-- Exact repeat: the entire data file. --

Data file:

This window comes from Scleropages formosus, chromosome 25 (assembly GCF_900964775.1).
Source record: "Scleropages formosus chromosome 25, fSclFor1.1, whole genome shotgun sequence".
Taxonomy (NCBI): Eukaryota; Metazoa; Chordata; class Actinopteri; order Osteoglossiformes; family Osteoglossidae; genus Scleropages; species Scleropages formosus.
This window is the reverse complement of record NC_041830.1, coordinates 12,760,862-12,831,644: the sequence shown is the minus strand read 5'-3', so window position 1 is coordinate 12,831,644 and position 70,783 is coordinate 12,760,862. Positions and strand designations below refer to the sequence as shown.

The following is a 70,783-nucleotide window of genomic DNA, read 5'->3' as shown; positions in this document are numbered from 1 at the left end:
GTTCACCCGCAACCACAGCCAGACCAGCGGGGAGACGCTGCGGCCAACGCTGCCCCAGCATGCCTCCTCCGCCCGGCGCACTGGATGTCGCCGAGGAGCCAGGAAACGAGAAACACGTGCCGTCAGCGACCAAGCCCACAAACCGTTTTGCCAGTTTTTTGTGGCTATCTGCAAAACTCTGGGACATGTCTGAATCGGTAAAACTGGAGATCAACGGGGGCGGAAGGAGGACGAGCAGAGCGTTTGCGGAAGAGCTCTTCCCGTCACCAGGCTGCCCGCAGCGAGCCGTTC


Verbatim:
This window comes from Scleropages formosus, chromosome 25 (assembly GCF_900964775.1).
Source record: "Scleropages formosus chromosome 25, fSclFor1.1, whole genome shotgun sequence".
Taxonomy (NCBI): Eukaryota; Metazoa; Chordata; class Actinopteri; order Osteoglossiformes; family Osteoglossidae; genus Scleropages; species Scleropages formosus.
This window is the reverse complement of record NC_041830.1, coordinates 12,760,862-12,831,644: the sequence shown is the minus strand read 5'-3', so window position 1 is coordinate 12,831,644 and position 70,783 is coordinate 12,760,862. Positions and strand designations below refer to the sequence as shown.

The following is a 70,783-nucleotide window of genomic DNA, read 5'->3' as shown; positions in this document are numbered from 1 at the left end:
GTTCACCCGCAACCACAGCCAGACCAGCGGGGAGACGCTGCGGCCAACGCTGCCCCAGCATGCCTCCTCCGCCCGGCGCACTGGATGTCGCCGAGGAGCCAGGAAACGAGAAACACGTGCCGTCAGCGACCAAGCCCACAAACCGTTTTGCCAGTTTTTTGTGGCTATCTGCAAAACTCTGGGACATGTCTGAATCGGTAAAACTGGAGATCAACGGGGGCGGAAGGAGGACGAGCAGAGCGTTTGCGGAAGAGCTCTTCCCGTCACCAGGCTGCCCGCAGCGAGCCGTTC